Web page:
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World on verge of Organ banking, what about India?

In the country of second highest population, there is little hope for the organ transplantation patients and it is real painful and shame! Sapna Dupare, a 27-year-old engineering student, cannot carry out most of her daily activities as she is suffering from kidney failure since three years. She has to depend on her elder sister to bathe her. She is too weak to take up a job although her family needs economic support. Her condition continues to worsen even after dialysis twice a week. There is no solution in sight for her as unfortunately due to varied reasons. No one from family can donate a kidney to her, her only hope is a cadaver or deceased organ donation. But the waiting list and inappropriate organ allocation model in country has made it worse.

World on verge of Organ banking, what about India

Additionally there are so many constraints that creates problem in flexible and efficient transplantation. Like for example, every time an organ donor dies, a timer starts counting down, i.e. once a surgeon removes an organ from a body, it can only survive for about 36 hours. Usually 4 hours for heart, 12 hours for liver and 24 to 48 hours for kidneys are acceptable cold ischemia time. There are so many people loosening their lives because of unavailability of an organ at rite time! If scientists can find a way to lengthen organs’ shelf life, they could be set aside, creating a stock for when patients need them. Doctors could also take the time to repair tissue, turning more organs into viable donations. And if a transplant didn’t have to happen immediately, a recipient’s immune system could be slowly acclimated to the new organ’s cells, making their body less likely to reject it. One method to preserve organs looks to essentially freeze-dry them for quick, convenient storage; the other wants to change how their cells and tissues operate, nudging them into a hibernation of sorts. The former would be faster, and the latter would probably be safer—but both methods have their obstacles.

Hopes had reached to limits when Greg Fahy in 2005 successfully cooled a rabbit kidney down to a vitrified form—a glass-like form of stasis. Vitrification is an intensely fast process that avoids ice-crystal formation—it’s the same way doctors preserve human egg cells and embryos. Many thought that this breakthrough would show the path for whole organ preservation, but unfortunately it did not turn out to be true. The most popular organ-preserving method being researched is cryopreservation—the deep freeze of living organisms or organic material, usually with liquid nitrogen. John Bischof who is Nano engineer at the University of Minnesota, working on cryopreservation, thinks he’s found a solution to the problem. He proposes dropping vitrified organs into cryopreservant—basically, anti-freeze—that contains magnetic nanoparticles. When they’re exposed to RF waves, the nanoparticles start vibrating, heating up the solution by over 100 degrees Celsius per minute and warming the organ from within. However, cryopreservation is tough, for the same reason that previously frozen meat doesn’t taste as good as fresh meat, same goes with Ice crystals. When crystals form, they damage cells and tissues, making an organ impossible to transplant. There are various other researchers who are trying out on various stuff like to avoid ice formation by freezing organs—without technically freezing them, isochoric cooling: which lowers temperatures in a preservation chamber by increasing pressure while retaining the same volume.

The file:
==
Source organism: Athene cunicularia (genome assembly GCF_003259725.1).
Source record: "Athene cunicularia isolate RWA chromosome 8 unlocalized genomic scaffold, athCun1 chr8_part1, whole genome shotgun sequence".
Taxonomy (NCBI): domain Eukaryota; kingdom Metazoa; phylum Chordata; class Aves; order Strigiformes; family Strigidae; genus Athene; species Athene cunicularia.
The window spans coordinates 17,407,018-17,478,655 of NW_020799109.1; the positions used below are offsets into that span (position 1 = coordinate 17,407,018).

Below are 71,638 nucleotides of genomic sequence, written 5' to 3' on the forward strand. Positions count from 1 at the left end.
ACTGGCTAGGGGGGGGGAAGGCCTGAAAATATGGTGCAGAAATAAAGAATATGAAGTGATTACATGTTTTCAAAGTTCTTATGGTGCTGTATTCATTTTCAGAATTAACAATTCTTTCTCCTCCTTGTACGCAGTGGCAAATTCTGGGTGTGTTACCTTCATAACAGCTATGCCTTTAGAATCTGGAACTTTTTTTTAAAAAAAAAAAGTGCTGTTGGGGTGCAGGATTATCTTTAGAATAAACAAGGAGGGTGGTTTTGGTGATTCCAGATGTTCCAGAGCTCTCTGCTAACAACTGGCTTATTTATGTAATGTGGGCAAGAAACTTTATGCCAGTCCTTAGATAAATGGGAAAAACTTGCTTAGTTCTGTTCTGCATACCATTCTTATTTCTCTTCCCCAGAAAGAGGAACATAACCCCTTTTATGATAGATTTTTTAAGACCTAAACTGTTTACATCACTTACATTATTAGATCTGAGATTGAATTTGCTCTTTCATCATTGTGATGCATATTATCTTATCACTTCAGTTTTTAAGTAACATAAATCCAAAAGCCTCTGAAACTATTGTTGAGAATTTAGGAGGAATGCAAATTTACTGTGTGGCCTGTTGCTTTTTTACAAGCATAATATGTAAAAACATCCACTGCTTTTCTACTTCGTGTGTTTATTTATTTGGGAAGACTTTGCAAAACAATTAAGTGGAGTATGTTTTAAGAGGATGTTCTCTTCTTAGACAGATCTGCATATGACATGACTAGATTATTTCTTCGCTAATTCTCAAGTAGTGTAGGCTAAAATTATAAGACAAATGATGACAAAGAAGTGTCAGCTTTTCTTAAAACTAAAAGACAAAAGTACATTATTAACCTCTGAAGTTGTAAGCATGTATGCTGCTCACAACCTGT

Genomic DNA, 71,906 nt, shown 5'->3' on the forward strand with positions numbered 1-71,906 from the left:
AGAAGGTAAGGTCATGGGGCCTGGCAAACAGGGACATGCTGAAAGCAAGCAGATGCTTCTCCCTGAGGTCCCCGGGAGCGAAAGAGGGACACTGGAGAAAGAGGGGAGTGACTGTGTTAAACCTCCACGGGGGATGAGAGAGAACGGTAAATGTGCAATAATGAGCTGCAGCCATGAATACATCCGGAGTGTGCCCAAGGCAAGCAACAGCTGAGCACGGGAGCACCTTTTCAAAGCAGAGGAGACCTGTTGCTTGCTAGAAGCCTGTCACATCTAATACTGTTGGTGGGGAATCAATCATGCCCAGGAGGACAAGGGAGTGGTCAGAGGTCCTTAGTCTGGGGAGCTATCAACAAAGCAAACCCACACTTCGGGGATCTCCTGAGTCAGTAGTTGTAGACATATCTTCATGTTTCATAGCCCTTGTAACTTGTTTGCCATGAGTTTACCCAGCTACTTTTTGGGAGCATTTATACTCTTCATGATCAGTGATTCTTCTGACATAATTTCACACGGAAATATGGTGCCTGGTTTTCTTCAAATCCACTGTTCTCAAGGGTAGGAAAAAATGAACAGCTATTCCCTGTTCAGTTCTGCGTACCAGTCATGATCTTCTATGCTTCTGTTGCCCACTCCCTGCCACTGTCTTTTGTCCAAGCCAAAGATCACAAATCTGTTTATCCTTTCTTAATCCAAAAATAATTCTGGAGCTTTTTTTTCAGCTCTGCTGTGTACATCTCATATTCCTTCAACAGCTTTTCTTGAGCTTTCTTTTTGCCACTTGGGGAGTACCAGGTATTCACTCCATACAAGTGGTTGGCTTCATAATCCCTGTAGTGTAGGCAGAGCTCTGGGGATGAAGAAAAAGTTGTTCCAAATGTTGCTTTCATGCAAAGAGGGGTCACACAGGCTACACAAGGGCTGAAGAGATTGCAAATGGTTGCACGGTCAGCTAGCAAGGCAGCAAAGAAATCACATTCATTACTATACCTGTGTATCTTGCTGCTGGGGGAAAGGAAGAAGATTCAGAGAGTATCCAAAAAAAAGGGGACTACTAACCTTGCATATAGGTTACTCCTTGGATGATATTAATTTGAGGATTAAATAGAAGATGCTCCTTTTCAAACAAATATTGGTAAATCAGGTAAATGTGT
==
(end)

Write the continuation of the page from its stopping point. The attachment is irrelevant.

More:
Although, Cryopreservation is a real technology, there are other main strategy being considered to preserve organs is straight-up science fiction. According to Carleton University’s Ken Storey, “Most vertebrates with a backbone can turn themselves off completely, live in suspended animation, and come back to life.” Instead of putting an organ in a subzero deep freeze, Storey is investigating on how to “stop biological time” of organ. He wants to turn an organ off like it’s hibernating, and turn it back on when it’s ready to be transplanted. That’s easier said than done. Most mammals that hibernate do so when changes in the environment activate cell pathways that start to shut down the energy components that break down fats and sugars for fuel, and DNA-related activity that leads to the creation of new proteins and destruction of old ones. But in humans, these pathways can’t be turned off—they just shift in a different direction that keeps them functioning, or the cells will start undergoing a programmed process of death called apoptosis. However, Storey believes that key to achieve this is identifying the one to two percent of cell functions that stay on to keep the body alive during stasis.

There are so many scientist throughout the world who are working on same. Let’s hope for the sake of those struggling, there is some kind of solution to this problem. However, finding solution to Organ preservation is not just the solution required, there needs to be proper infrastructure for the transplantation, there are so many instances where the proper organ is available for proper patient, but it eventually won’t work out due to inappropriate structure. Let’s hope that this would reaches to someone who can make the change and bring the proper structure into place!

Madhumanti Pal
Madhumanti is a software engineer by profession. She has keen interest in technology and discussing about technology. Hope you will have a great time reading highlights on latest technology. Feel free to comment if you have any query.

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